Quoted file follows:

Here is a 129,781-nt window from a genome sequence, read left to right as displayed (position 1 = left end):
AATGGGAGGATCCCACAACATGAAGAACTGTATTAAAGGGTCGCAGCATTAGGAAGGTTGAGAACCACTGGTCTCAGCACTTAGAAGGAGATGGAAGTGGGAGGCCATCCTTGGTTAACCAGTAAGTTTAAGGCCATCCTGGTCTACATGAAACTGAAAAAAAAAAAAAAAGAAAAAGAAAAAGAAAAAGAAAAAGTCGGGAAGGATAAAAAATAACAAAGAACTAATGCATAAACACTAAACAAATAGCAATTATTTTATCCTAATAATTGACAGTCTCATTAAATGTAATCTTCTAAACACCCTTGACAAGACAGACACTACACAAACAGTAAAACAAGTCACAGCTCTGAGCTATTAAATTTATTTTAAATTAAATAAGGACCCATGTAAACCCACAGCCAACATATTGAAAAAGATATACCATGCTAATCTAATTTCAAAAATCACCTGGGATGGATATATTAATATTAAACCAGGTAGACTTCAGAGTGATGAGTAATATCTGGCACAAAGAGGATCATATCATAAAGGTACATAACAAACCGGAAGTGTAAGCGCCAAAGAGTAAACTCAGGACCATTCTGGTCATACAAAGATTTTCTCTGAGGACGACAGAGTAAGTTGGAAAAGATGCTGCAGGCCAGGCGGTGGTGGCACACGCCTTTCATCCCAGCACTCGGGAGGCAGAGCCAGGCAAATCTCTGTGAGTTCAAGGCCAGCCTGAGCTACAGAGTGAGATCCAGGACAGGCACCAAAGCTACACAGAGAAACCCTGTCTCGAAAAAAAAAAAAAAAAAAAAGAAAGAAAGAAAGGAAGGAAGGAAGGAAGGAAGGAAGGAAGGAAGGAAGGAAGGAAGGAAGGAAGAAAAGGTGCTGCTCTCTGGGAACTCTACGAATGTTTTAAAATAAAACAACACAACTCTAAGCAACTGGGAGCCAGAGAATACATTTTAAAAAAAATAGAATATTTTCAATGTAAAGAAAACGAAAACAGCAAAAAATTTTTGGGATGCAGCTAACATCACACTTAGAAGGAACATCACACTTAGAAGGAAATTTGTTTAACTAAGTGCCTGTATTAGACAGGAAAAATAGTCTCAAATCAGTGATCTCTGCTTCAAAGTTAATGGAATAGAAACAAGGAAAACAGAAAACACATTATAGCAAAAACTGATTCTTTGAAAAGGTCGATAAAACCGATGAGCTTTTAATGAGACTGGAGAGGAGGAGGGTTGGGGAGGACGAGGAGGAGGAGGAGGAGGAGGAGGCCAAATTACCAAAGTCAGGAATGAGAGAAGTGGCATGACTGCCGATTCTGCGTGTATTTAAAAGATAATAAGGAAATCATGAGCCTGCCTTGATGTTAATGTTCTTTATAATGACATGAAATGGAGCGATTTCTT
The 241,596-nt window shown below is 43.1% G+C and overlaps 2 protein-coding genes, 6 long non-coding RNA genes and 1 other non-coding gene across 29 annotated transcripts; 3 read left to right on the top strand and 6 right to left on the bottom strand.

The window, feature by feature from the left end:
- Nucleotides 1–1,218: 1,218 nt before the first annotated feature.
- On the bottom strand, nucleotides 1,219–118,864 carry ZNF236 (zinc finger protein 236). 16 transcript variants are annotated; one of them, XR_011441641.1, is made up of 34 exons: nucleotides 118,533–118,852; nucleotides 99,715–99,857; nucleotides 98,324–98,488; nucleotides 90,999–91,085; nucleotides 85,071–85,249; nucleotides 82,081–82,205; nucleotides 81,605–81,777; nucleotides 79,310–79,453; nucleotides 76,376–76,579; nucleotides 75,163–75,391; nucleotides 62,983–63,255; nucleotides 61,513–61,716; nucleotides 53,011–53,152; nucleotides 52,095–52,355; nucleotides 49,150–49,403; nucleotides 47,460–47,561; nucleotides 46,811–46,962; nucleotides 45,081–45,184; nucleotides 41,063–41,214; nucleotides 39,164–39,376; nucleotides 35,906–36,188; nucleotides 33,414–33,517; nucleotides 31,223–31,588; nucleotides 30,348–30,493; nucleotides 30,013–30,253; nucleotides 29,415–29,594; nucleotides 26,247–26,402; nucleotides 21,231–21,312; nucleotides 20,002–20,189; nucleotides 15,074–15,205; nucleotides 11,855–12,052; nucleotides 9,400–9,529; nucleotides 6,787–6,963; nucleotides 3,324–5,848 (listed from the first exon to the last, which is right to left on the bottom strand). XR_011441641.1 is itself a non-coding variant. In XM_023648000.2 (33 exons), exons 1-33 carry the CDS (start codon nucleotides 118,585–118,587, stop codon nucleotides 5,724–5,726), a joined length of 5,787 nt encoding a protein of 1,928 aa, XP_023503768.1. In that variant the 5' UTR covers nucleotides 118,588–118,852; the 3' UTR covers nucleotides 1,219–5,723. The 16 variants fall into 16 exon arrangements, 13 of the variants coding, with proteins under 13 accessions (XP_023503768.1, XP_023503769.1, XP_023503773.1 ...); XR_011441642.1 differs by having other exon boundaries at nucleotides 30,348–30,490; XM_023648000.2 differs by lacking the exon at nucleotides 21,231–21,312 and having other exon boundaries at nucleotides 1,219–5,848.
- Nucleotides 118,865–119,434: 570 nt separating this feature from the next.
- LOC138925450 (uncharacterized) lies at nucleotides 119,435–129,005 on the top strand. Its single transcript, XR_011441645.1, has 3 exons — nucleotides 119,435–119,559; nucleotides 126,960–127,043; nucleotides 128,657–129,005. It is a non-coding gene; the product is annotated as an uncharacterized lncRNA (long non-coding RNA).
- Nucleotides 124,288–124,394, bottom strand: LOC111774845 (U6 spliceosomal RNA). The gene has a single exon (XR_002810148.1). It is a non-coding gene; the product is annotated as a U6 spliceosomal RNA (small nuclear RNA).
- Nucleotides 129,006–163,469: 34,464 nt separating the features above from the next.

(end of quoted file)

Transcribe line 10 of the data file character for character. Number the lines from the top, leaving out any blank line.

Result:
- Nucleotides 129,006–163,469: 34,464 nt separating the features above from the next.